Preeclampsia is a common disorder affecting between 5% and 7% of all pregnancies.1 It remains a major contributor to maternal mortality1 and accounts for a substantial proportion of low-birth-weight neonates and iatrogenic preterm delivery.2 Prevalence and morbidity have remained unchanged over the past decade highlighting the need to improve diagnostic3,4 and prognostic5 testing facilitating appropriate resource allocation. Preeclampsia is unique to pregnancy and is characterized by poor placentation6 and abnormal inflammatory and vascular responses7 resulting in multiorgan dysfunction.
Presenting symptoms of preeclampsia are often subjective and nonspecific with clinical findings based on features of advanced disease or markers of end-organ involvement. High blood pressure and urinary protein excretion are typically used to diagnose the disease but both are secondary features of a primary placental problem and subject to measurement error and poor test accuracy.8 It is currently difficult to distinguish preeclampsia of a severity that requires early delivery from other less serious phenotypes.9,10 An accurate biomarker (or panel of biomarkers) to enable prognosis of perinatal complications could have a substantial effect on management strategies, with the aim of minimizing adverse maternal and fetal outcomes.
The aim of this study was to evaluate a wide panel of 47 candidate biomarkers (including those that are currently widely reported and reflect the heterogeneity of the disease) in women presenting preterm with suspected preeclampsia to optimize determination of an important clinical outcome, that of preeclampsia requiring delivery within 14 days.
MATERIALS AND METHODS
A prospective multicenter cohort study was undertaken between January 2011 and February 2012 in seven consultant-led maternity units in the United Kingdom and Ireland.4 Women were eligible for the study if they had been referred or presented with suspected preeclampsia (ie, signs or symptoms [or both] of preeclampsia), were between 20 0/7 and 36 6/7 weeks of gestation with a singleton or twin pregnancy, and were aged 16 years or older. Women with confirmed preeclampsia (or with any adverse outcome already present) were not eligible. We undertook a planned analysis reported here on two groups of women: group 1—presenting before 35 weeks of gestation, and group 2—presenting between 35 0/7 and 36 6/7 weeks of gestation. These gestational age groupings were prespecified based on known differences in pathophysiologic pathways associated with preterm preeclampsia and our prior knowledge of gestational changes of biomarker concentrations related to these pathways. Written informed consent was obtained and baseline demographic and pregnancy-specific information, including blood pressure readings, were entered onto the study database. Blood pressure was taken according to unit guidelines. Blood samples were drawn into ethylenediamine tetraacetic acid, with consent, at the time of enrollment. The samples were labeled, transported to the laboratory, and the plasma was stored until analysis at −80°C. Pregnancy outcomes were determined by case note review with independent adjudication (masked to all biomarker concentrations) for final maternal diagnosis. All hypertensive disorders of pregnancy were defined according to the American College of Obstetricians and Gynecologists' Practice Bulletin in use at the time of the study.11 Independent adjudication was undertaken by two senior physicians, masked to biomarker measurements, requiring documentation of endpoints required to fulfill the diagnostic criteria; disagreement was resolved by a third adjudicator. The predefined adverse maternal outcomes had been identified for a previous study in preeclampsia by iterative Delphi consensus10 and have been described in detail elsewhere.4 All sites managed women (including decision for delivery) in line with the Hypertension in Pregnancy recommendations from the National Institute for Health and Care Excellence.12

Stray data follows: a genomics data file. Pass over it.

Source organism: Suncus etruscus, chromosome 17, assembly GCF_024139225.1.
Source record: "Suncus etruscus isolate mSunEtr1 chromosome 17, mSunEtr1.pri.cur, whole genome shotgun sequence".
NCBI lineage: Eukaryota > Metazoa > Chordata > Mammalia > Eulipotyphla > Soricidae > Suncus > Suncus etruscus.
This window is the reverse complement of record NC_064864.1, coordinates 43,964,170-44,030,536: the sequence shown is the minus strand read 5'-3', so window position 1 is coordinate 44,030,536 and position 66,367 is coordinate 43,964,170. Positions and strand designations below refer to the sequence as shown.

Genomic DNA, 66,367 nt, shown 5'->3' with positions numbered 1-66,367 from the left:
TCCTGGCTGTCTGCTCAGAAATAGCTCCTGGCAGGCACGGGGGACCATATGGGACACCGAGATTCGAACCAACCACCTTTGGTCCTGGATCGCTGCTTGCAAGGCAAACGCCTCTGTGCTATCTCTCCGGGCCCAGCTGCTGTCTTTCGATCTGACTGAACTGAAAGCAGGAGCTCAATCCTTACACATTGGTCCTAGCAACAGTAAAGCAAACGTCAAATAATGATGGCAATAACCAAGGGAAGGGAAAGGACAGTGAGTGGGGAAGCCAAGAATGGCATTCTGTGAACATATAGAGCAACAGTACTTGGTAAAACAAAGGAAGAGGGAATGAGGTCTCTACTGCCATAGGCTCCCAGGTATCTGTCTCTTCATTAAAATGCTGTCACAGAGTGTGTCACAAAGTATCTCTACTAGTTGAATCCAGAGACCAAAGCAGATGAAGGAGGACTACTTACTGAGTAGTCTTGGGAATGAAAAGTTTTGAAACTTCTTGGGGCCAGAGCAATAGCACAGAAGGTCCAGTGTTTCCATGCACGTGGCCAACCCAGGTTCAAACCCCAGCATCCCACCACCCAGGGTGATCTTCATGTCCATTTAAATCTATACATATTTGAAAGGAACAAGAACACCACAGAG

An initial panel of biomarkers was selected based on a priori knowledge of an association with preeclampsia, a biological role in placentation, or a role in cellular mechanisms involved in the pathogenesis of preeclampsia (eg, angiogenesis, inflammation, coagulation). The full list of 47 biomarkers, measured with 57 assays (where potentially biologically important assays of different epitope specificity were available), was generated following a review of the literature, appraisal of selected bibliographies, and consultation with medical experts (Appendix 1, available online at http://links.lww.com/AOG/A822).